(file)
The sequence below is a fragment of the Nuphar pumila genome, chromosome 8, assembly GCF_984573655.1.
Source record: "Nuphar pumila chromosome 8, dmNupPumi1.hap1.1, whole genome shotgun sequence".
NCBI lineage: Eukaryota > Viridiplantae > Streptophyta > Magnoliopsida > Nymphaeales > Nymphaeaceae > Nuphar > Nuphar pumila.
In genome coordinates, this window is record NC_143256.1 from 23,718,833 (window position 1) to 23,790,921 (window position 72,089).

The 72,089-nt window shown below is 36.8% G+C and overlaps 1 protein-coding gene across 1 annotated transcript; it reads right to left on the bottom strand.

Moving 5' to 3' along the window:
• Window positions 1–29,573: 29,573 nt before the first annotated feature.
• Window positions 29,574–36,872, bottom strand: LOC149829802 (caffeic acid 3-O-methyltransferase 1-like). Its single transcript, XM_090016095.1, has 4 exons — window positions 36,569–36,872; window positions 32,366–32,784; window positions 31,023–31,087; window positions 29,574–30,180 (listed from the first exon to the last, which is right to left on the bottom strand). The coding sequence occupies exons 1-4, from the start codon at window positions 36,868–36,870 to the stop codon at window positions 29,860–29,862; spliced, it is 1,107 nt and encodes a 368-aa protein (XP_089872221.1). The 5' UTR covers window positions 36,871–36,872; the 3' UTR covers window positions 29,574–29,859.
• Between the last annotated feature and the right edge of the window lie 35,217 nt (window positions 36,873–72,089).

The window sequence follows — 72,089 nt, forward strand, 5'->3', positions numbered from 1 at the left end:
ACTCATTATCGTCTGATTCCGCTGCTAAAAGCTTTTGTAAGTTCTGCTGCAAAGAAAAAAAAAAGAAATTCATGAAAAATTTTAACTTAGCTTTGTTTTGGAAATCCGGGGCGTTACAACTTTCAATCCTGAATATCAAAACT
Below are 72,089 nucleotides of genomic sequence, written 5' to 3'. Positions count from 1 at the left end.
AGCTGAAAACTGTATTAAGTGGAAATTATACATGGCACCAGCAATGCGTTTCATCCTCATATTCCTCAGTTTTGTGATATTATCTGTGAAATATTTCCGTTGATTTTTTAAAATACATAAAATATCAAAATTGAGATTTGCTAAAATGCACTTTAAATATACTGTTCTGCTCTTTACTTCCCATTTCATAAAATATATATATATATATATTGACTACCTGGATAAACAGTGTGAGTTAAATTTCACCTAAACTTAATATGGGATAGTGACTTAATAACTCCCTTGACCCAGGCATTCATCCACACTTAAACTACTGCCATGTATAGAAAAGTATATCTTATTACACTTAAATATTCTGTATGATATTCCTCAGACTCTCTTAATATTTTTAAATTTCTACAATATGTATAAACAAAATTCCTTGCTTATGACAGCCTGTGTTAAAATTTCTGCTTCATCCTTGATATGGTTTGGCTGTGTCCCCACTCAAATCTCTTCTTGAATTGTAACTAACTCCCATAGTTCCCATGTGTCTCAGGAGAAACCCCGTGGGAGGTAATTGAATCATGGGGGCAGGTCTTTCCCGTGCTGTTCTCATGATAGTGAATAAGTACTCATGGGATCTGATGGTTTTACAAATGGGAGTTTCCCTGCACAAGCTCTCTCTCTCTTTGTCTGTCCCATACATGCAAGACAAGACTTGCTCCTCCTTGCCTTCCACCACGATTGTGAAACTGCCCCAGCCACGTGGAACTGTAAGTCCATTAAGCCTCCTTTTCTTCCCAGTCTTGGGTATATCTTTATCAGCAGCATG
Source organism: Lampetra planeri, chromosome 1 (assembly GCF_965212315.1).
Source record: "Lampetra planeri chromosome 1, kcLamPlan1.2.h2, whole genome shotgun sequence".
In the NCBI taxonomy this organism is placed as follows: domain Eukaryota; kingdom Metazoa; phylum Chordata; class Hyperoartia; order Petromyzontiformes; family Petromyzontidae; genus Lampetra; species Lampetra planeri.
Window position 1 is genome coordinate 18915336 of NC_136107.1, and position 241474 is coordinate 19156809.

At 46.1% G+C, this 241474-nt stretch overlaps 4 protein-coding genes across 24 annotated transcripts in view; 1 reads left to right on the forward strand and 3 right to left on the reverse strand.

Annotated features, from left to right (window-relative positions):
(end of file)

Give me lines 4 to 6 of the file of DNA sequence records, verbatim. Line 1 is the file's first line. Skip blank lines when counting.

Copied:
In genome coordinates, this window is record NC_143256.1 from 23,718,833 (window position 1) to 23,790,921 (window position 72,089).

The 72,089-nt window shown below is 36.8% G+C and overlaps 1 protein-coding gene across 1 annotated transcript; it reads right to left on the bottom strand.

Moving 5' to 3' along the window: